Union health minister Mansukh Mandaviya said on Tuesday that a government panel of experts was looking into a Delta coronavirus subvariant, AY.4.2, that believed to have triggered an increase in the coronavirus disease (Covid-19) cases in the United Kingdom.
“A team is investigating the new Covid-19 variant AY.4.2 … ICMR and NCDC teams study and analyse the different variants,” Mandaviya told mediapersons.
The UK health security agency said last week that it was investigating AY.4.2 as it was possibly more transmissible than Delta, though there was no evidence that it caused more severe disease or rendered vaccines ineffective.
It was designated a variant under investigation (VUC) by the UK agency.
What is AY.4.2 sub-lineage?
Matthew Bashton and Darren Smith, from Northumbria University in Newcastle, said that 75 AY lineages of the coronavirus have been identified till now, each with different additional defining mutations in their genome.
Talking about these in The Conversation, the duo said one of these variants — the AY.4 — has been steadily growing in proportion in the UK over the last few months, accounting for 63 per cent of new cases in the last 28 days.
“The defining change in AY.4 is the mutation A1711V, which affects the virus’s Nsp3 protein, which plays a number of roles in viral replication. However, the impact of this mutation is unknown,” Bashton and Smith said in their article.
While Bashton is Senior Fellow in Computational Biology, Smith is Professor of Bacteriophage Biology at Northumbria University.
They added that the AY.4.2 sub-lineage is defined by two additional genetic mutations, Y145H and A222V, that affect the spike protein.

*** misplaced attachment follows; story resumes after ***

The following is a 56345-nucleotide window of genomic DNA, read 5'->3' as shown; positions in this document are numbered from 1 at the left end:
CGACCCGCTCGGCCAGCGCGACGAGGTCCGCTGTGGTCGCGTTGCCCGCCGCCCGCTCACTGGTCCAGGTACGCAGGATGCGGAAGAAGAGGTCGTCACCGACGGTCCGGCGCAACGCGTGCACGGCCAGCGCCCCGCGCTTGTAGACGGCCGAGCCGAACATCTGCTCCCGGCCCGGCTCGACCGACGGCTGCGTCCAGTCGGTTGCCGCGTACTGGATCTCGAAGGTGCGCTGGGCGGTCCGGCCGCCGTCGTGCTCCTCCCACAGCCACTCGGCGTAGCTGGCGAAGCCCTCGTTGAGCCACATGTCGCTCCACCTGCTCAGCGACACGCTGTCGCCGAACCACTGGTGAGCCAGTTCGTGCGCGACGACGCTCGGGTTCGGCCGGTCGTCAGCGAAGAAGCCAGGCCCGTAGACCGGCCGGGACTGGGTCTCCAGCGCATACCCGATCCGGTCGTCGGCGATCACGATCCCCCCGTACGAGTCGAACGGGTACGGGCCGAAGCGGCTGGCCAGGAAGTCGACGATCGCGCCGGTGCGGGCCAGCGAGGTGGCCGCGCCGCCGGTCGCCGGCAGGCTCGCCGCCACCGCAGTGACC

AY.4.2 has grown steadily in volume and has also been observed in a few European nations like Denmark, Germany and Ireland. Till October 20, the AY.4.2 — first detected in July — had affected than 15,000 people in the UK.
Is there a need to be worried?
Bashton and Smith argue that despite introduction into several European countries, AY.4.2 has failed to take hold, dropping off the radar in Germany and Ireland — though it is lingering in Denmark. “This would suggest its ability to get around immunity isn’t any greater than Delta’s. Equally, it might just be that there wasn’t enough of AY.4.2 arriving in these places for it to take hold,” both argue.
They also said that it’s too early to tell if this is the beginning of the next dominant lineage, adding that any ability it might have to escape immunity needs to be confirmed by experimental work.
Concerns raised in India
Rajasthan chief minister Ashok Gehlot asked the central government on Monday to prepare and issue standard operating procedures (SOPs) to check the spread of AY.4.2.
The chief minister added that the government should learn from previous experiences and make full preparations to deal with the new variant. “Initially, there were only a few cases of the Delta variant but it did not take time to spread across the country,” he said.
INSACOG, a consortium of labs that is engaged in sequencing coronavirus variants, have said that there is no spike in Covid-19 cases due to the AY.4.2 subvariant.